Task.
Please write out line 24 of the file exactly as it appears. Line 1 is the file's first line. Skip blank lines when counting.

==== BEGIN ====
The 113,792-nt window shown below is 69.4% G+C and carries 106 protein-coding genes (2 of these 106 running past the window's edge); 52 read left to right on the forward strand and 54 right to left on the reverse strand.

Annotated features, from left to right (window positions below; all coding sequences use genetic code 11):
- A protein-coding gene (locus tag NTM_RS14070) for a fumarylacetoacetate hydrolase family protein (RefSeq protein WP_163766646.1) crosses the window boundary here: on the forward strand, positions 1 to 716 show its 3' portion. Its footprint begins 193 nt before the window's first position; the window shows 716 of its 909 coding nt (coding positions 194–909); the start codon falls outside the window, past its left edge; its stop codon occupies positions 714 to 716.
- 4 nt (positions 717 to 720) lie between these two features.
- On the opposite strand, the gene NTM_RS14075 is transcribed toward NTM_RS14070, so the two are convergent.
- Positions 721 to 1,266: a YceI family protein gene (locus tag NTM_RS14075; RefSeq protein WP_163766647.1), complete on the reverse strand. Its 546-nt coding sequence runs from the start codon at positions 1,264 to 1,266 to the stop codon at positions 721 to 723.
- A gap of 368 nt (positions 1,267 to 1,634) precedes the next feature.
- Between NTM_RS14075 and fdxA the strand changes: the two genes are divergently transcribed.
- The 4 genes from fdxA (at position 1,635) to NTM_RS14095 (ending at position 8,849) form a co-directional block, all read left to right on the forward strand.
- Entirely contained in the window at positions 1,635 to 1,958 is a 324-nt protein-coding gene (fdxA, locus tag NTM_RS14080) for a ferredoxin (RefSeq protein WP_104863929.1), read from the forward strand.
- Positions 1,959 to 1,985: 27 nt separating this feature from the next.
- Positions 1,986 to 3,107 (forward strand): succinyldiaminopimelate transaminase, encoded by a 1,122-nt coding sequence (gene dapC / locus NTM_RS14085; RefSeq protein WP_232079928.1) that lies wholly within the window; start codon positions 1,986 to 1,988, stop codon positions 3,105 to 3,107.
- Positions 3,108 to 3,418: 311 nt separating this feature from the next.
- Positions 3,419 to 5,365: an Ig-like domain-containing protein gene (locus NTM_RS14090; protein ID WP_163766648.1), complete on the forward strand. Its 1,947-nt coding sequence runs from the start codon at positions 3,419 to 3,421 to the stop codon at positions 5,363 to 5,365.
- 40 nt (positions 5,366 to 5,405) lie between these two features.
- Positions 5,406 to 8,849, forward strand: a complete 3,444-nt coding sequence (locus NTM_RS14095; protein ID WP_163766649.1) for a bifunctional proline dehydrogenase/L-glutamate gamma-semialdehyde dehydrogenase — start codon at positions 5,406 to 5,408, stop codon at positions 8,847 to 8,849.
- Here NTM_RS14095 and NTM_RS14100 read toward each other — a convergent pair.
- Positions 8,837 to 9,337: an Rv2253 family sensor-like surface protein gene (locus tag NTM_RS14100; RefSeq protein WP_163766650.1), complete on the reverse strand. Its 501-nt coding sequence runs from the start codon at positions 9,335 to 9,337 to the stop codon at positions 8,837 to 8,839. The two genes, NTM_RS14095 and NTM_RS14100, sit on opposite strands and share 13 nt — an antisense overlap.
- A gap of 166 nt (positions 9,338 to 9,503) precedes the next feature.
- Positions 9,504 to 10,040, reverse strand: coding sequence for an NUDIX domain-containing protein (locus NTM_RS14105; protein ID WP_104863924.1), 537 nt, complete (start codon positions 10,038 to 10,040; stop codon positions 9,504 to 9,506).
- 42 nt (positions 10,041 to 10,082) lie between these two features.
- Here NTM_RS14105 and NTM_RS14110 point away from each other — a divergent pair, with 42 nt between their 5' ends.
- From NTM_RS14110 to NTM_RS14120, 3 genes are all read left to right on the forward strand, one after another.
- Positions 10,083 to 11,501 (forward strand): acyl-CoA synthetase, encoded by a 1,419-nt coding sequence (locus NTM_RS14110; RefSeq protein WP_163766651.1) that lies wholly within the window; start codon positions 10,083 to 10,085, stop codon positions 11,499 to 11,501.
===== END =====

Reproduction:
- Positions 10,083 to 11,501 (forward strand): acyl-CoA synthetase, encoded by a 1,419-nt coding sequence (locus NTM_RS14110; RefSeq protein WP_163766651.1) that lies wholly within the window; start codon positions 10,083 to 10,085, stop codon positions 11,499 to 11,501.